Monday, July 13, 2015

07.13.15 Dreaming of the sea

Getting our family of five together for a summer vacation is like an advanced level game of Tetris. With our youngest child off to college (and out of the house with a great job from June to August) - and our older ones now working for a living, it has taken weeks to put together a four day trip that fits all of our schedules.

Planning for our rendezvous on Cape Cod made me think  about the summers we spent in the Outer Banks of North Carolina - with our kids, my brother's family, and my parents.  Trying to capture that beach feeling, I pulled out one of many pairs of sea glass earrings I made over the years on those trips.

I first discovered sea glass jewelry in one of the cute shops along Highway 12 - the main beach road.  You know the ones - full of batiked tee shirts and sea shells on everything.  I liked the jewelry - but resisted the immediate urge to make a purchase.  I'm glad I did because on one rainy afternoon my sister-in-law and I took our daughters and went off to entertain ourselves while the guys hung out in front of the TV.

We were thrilled to find a nifty bead store adjacent to a coffee shop in town, and to my happy surprise they had loose drilled glass available for sale.  We spent a few wonderful hours making earrings and beaded necklaces.

We went to the Outer Banks every other year, and in one of the in between years we vacationed in Boothbay Harbor, Maine.  Walking along the rocky coastline, we found a few small pieces of sea glass on our own.  On this trip I did give into my urge to take home a souvenir, and bought a wonderful bracelet with rainbow colored sea glass charms.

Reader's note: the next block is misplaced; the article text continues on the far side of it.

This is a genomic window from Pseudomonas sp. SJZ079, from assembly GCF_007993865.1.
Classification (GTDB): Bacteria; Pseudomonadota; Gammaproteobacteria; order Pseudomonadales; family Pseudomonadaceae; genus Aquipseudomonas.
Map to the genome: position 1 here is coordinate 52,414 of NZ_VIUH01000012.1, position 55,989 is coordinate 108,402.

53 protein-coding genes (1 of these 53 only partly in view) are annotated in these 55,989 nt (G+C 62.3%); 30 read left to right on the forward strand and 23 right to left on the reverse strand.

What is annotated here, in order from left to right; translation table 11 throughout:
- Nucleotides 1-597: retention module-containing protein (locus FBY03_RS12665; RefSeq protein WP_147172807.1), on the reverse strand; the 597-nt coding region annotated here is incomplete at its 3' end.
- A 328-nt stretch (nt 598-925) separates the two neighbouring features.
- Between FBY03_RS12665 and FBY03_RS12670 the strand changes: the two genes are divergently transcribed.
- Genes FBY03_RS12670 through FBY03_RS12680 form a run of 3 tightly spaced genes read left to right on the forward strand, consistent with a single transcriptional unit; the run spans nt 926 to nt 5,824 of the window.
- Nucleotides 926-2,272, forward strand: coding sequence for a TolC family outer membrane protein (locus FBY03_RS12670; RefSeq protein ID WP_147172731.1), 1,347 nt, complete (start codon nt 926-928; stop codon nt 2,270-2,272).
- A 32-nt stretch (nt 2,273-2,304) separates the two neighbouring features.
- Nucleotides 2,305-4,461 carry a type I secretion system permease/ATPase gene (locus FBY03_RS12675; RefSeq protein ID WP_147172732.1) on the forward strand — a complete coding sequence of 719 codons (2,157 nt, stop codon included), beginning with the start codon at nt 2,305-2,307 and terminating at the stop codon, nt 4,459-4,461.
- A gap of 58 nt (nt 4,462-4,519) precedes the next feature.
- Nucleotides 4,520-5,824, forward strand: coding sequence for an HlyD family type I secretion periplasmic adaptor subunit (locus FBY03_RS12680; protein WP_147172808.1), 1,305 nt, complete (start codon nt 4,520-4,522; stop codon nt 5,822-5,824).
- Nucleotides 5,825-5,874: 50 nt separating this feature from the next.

So what IS sea glass?  It is pieces of broken glass that find their way into the sea (or a large lake), are smoothed and shaped by spending decades in the water, and then found washed up on a beach. 

The color of the glass depends on its original use - brown glass is generally from beer or medicine bottles; green glass comes in many shades - bright green from 7Up bottles, dark green from wine bottles or paler pieces from Coke bottles.

Rarer colors are blue, red, yellow or orange.  Blue comes from things like Noxzema jars or Milk of Magnesia bottles.  Red is usually from broken tail or warning lights from cars and boats.

There are people who treat sea glass like gems - grading it on size and color, certifying authenticity, and making amazing fine jewelry using it.  This isn't really surprising - especially since the amount of "new" sea glass found every year is declining - as our society has moved from glass to plastic containers.

If you are interested in REAL sea glass, you can learn more about it and find sellers with a simple Google search.  You can also find tumbled, frosted glass beads that have the look of sea glass, but are more uniform, and particularly for larger pieces much less expensive.

For me, the beauty of these things is in the memories of making them, and time spent with my family by the sea.

Until next time.

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